Former CIA director David Petraeus stated at a tech company summit earlier this week in southern California that the latest dump of documents by WikiLeaks could be as damaging as those released by Edward Snowden in 2013.
“It clearly is on the order of the damage done by Snowden,” the retired general told The Montgomery Conference in Santa Monica, which is attended by tech company executives and venture capitalists, KPCC reported.
Snowden’s documents revealed the vast capabilities of the National Security Agency and other government spy arms to view Americans’ emails, phone records, and listen in on their cell phone conversations.
The documents released by WikiLeaks last week exposed the techniques the CIA and other agencies use to hack cell phones, computers, tablets and even smart TVs to conduct surveillance. The government can listen to and watch the subjects of surveillance using the devices’ mics and cameras.
The CIA also has the ability to make the breaches appear to be from a source other than the U.S. government, such as from Russia.
Petraeus observed that a further fallout of the WikiLeaks dump will be to make it more difficult for intelligence agencies to work with tech companies.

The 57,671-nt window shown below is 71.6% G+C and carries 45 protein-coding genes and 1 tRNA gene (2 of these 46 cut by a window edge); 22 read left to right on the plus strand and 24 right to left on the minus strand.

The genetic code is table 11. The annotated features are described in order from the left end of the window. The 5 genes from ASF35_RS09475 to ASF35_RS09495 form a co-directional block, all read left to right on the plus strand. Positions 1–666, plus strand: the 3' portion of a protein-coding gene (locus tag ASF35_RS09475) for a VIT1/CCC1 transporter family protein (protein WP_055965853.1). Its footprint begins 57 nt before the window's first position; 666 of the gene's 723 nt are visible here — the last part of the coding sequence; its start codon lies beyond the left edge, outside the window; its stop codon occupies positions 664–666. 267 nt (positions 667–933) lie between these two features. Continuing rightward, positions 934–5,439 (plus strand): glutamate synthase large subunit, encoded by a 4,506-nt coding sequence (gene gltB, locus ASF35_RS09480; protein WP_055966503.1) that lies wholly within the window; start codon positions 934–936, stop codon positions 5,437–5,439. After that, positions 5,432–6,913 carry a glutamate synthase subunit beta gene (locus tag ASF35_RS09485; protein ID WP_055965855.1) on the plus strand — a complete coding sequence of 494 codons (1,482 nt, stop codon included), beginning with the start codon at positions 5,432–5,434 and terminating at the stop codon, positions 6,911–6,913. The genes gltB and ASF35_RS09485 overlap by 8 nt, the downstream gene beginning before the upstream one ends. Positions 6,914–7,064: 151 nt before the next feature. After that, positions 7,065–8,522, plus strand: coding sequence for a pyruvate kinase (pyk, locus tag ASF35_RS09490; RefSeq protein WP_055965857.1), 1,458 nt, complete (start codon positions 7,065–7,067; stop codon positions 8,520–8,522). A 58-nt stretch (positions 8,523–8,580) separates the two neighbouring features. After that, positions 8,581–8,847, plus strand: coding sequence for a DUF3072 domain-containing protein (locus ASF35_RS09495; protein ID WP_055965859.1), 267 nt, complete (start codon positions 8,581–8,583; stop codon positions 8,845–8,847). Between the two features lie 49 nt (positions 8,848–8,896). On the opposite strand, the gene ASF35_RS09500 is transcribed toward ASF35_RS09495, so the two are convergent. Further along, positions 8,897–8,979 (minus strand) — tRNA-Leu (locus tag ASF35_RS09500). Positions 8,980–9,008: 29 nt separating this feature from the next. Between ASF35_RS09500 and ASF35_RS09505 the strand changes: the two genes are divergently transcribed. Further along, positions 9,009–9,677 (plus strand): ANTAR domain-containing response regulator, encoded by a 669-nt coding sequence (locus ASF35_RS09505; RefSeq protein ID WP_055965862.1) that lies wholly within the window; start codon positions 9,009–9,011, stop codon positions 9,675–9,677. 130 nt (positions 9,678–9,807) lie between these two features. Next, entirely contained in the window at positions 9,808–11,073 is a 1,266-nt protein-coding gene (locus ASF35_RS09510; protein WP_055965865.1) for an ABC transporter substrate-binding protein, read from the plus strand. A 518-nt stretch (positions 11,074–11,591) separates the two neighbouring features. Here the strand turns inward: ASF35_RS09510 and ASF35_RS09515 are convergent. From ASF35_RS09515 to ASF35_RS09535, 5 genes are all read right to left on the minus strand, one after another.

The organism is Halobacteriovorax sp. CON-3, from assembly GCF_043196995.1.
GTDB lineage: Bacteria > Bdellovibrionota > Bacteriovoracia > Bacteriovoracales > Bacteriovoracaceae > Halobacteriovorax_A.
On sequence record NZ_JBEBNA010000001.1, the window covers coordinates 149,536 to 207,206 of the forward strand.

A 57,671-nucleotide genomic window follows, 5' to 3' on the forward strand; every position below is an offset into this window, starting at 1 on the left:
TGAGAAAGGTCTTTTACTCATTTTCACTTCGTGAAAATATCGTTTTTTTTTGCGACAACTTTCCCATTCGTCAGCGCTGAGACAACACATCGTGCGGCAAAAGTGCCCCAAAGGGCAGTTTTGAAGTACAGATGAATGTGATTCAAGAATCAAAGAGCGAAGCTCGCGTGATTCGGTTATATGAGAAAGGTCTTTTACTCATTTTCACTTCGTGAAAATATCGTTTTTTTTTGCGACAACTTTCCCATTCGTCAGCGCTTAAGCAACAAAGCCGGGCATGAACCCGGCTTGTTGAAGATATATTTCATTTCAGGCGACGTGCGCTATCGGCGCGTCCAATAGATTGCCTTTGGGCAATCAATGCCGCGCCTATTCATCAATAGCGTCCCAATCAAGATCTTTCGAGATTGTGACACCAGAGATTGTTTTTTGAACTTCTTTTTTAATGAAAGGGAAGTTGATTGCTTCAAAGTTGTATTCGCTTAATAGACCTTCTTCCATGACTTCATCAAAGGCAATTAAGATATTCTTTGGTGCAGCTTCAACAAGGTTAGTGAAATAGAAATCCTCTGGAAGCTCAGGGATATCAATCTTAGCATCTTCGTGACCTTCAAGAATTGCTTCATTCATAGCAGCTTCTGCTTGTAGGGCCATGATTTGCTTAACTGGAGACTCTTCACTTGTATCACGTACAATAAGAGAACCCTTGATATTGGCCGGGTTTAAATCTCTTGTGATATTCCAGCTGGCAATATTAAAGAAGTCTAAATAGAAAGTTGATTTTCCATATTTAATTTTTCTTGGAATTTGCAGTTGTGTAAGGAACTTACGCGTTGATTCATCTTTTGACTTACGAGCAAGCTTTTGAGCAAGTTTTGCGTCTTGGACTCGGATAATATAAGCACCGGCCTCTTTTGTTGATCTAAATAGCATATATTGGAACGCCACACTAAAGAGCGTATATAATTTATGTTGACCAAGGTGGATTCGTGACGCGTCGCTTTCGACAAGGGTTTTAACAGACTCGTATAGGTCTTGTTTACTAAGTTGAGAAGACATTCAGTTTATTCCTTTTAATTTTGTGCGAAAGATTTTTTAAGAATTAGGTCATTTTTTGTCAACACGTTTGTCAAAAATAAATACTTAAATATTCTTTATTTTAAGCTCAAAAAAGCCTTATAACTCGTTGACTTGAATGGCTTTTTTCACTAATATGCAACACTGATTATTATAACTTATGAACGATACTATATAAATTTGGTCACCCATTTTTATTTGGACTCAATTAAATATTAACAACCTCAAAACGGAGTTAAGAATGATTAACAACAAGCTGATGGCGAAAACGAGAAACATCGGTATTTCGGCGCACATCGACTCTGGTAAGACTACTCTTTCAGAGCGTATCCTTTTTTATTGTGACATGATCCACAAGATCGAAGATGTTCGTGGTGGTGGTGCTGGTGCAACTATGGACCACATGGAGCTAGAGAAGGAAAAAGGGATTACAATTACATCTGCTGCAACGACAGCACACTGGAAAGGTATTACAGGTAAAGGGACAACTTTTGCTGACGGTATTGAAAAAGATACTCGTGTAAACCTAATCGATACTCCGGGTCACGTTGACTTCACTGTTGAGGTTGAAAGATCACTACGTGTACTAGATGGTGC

“This will damage the relationship that was being reestablished with IT companies in the wake of the Snowden revelations,” he said. “They did enormous damage to those relationships and there was a rebuilding process that was going on, and I’m afraid this could set that back a bit.”
The CIA declined to comment on the authenticity of the documents released by WikiLeaks, but the agency affirmed it must stay on the cutting edge of technology in order to protect the United States.
“CIA’s mission is to aggressively collect foreign intelligence overseas to protect America from terrorists, hostile nation states and other adversaries. It is CIA’s job to be innovative, cutting-edge, and the first line of defense in protecting this country from enemies abroad. America deserves nothing less,” the agency said in a statement.
The CIA also noted that it “is legally prohibited from conducting electronic surveillance targeting individuals here at home, including our fellow Americans, and CIA does not do so.”
— Cryptome (@Cryptomeorg) March 9, 2017
As reported by Western Journalism, WikiLeaks founder Julian Assange said during a press conference Thursday that he will share more details about CIA hacking techniques with tech companies, including Apple and Samsung, so they can “develop fixes” to thwart the spy agency’s efforts.
“There’s absolutely nothing to stop a random CIA officer” or even a contractor from using the technology, Assange said. “The technology is designed to be unaccountable, untraceable. It’s designed to remove traces of its activity.”
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